8-year-old girl in Ontario is pushing for Tim Hortons to do a better job representing women in hockey after buying collectible hockey cards from the company she says will feature female players for the first time times, but who was inspired by activism by how little she had.
When Hannah Granatstein, an enthusiastic young hockey player for a mixed team in Toronto, recently searched her father’s old boxes of hockey cards, she was disappointed to see that they were all men.
So when Tim Hortons announced that members of Canada’s Women’s Olympic Hockey Team would be featured on their collectible cards for sale in 2022, Granatstein’s mother said her daughter was thrilled.
“We marked the day on our calendar, and that morning we walked over to the Tim Hortons near our house and opened them,” Eva Melamed told CTV National News.
But of the 45 cards they bought, only five players were women.
“They said they were going to feature women, but there weren’t enough,” Granatstein said.
The young hockey player decided to share her concerns with Tim Hortons in a handwritten letter. It reads in part: “Women are as good as men, maybe even better!” Women deserve the world to know them because they are also excellent hockey players… I want a change!
Her father, David Granatstein, said he was not surprised by his daughter’s activism as she plays in a mixed team where each player is equally good.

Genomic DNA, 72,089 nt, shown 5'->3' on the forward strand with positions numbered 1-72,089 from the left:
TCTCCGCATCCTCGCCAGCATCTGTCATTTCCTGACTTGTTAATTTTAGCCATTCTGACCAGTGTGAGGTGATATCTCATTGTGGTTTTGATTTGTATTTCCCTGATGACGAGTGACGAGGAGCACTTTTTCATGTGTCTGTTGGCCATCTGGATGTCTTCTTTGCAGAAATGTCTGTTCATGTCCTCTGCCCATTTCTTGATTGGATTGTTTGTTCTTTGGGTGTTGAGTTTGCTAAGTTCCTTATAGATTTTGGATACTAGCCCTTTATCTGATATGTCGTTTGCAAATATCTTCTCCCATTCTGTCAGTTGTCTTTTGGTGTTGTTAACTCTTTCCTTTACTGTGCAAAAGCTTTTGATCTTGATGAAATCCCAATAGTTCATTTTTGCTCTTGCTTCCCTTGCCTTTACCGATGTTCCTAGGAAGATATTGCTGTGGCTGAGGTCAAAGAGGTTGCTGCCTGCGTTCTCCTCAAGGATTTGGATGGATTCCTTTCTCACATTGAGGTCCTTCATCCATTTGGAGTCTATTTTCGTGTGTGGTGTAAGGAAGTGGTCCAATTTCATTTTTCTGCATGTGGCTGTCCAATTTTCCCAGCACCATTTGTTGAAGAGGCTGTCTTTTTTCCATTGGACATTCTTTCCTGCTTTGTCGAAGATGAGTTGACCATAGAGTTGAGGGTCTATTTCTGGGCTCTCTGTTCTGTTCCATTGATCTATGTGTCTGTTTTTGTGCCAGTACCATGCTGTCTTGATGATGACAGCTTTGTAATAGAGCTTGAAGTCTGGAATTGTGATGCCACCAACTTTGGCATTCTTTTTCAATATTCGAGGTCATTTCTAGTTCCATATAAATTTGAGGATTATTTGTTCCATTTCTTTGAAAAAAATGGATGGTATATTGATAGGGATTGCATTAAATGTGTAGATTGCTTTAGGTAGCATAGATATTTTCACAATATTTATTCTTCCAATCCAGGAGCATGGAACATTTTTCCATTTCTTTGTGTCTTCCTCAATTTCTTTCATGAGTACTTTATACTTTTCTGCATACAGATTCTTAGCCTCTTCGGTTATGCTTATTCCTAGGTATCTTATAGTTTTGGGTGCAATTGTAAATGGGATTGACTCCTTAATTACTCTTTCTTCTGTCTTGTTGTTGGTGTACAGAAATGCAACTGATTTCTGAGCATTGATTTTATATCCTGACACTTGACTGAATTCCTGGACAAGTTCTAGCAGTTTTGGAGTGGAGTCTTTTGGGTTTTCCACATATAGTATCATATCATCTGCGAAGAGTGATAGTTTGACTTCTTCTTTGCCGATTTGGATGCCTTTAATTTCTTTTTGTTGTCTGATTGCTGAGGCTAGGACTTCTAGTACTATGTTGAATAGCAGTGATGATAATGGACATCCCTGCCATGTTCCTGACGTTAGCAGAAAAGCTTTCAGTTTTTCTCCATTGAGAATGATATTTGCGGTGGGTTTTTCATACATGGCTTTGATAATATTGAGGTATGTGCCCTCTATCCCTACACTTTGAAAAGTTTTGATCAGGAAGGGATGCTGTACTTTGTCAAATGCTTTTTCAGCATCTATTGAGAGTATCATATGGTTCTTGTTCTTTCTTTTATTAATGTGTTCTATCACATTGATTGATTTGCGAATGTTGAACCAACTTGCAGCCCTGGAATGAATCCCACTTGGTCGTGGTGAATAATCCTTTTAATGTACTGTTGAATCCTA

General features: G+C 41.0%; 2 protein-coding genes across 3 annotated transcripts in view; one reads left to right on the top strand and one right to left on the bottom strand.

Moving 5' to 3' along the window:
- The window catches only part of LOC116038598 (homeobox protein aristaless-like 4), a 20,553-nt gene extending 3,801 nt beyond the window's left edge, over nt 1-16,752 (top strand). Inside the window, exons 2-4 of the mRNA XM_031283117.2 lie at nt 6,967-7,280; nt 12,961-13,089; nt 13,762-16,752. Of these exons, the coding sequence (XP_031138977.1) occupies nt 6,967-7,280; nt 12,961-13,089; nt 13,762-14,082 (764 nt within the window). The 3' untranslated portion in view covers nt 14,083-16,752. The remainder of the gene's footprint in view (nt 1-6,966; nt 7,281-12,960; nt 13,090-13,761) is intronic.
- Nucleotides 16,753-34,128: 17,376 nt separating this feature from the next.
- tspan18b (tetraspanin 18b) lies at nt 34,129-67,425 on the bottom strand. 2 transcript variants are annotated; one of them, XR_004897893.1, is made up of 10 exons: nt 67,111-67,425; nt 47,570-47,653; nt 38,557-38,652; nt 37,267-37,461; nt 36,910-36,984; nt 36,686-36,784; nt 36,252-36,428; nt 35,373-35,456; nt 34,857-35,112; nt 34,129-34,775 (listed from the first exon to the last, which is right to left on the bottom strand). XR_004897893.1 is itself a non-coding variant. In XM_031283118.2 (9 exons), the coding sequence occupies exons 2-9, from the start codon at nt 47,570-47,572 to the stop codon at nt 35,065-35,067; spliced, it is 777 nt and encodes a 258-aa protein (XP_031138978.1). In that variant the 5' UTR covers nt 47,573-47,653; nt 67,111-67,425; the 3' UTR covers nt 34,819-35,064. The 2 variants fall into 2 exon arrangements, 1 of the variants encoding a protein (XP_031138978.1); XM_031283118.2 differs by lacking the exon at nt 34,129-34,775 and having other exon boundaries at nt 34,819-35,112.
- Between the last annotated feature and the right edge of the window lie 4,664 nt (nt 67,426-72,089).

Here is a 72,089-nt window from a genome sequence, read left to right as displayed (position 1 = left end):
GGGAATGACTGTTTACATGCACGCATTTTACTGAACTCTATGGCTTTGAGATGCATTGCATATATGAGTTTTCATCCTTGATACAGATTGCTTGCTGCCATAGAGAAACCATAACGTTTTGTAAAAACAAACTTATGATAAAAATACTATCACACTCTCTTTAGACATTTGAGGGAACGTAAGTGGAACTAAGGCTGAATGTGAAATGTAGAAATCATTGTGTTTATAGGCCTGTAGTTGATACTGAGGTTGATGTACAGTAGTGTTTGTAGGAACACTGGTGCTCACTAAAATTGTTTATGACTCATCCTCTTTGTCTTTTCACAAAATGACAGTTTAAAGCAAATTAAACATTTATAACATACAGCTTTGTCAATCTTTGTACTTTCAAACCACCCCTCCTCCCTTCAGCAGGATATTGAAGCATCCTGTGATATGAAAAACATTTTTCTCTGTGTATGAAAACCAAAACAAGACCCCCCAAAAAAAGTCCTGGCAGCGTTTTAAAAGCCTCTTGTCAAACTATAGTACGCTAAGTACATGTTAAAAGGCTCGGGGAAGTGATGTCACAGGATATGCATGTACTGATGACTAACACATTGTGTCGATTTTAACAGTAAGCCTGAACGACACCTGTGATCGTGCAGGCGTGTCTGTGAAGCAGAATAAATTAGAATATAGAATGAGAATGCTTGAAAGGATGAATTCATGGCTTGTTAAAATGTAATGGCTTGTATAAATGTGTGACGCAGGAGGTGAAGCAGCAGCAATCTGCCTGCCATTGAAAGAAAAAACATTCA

“She doesn’t see that in the decks of cards she receives, so she sensed something was wrong,” he said.
After writing her letter, Granatstein coach Kevin Shier shared a photo of the young player’s comments on Twitter, and it quickly took off.
The letter caught the attention of Tim Hortons, who responded by saying that although there are more men than women on the collectible cards, they are proud to have included members of the women’s team. for the first time. But the company also established a call with Granatstein on Friday to hear its concerns.
“I can’t wait to talk to him and talk to him about what we can do as a brand to be more representative and more inclusive,” Solange Bernard, senior marketing manager for Tim Hortons, told CTV National News.
The message Granatstein hopes to convey: “I am a girl and people should be treated the same. ”
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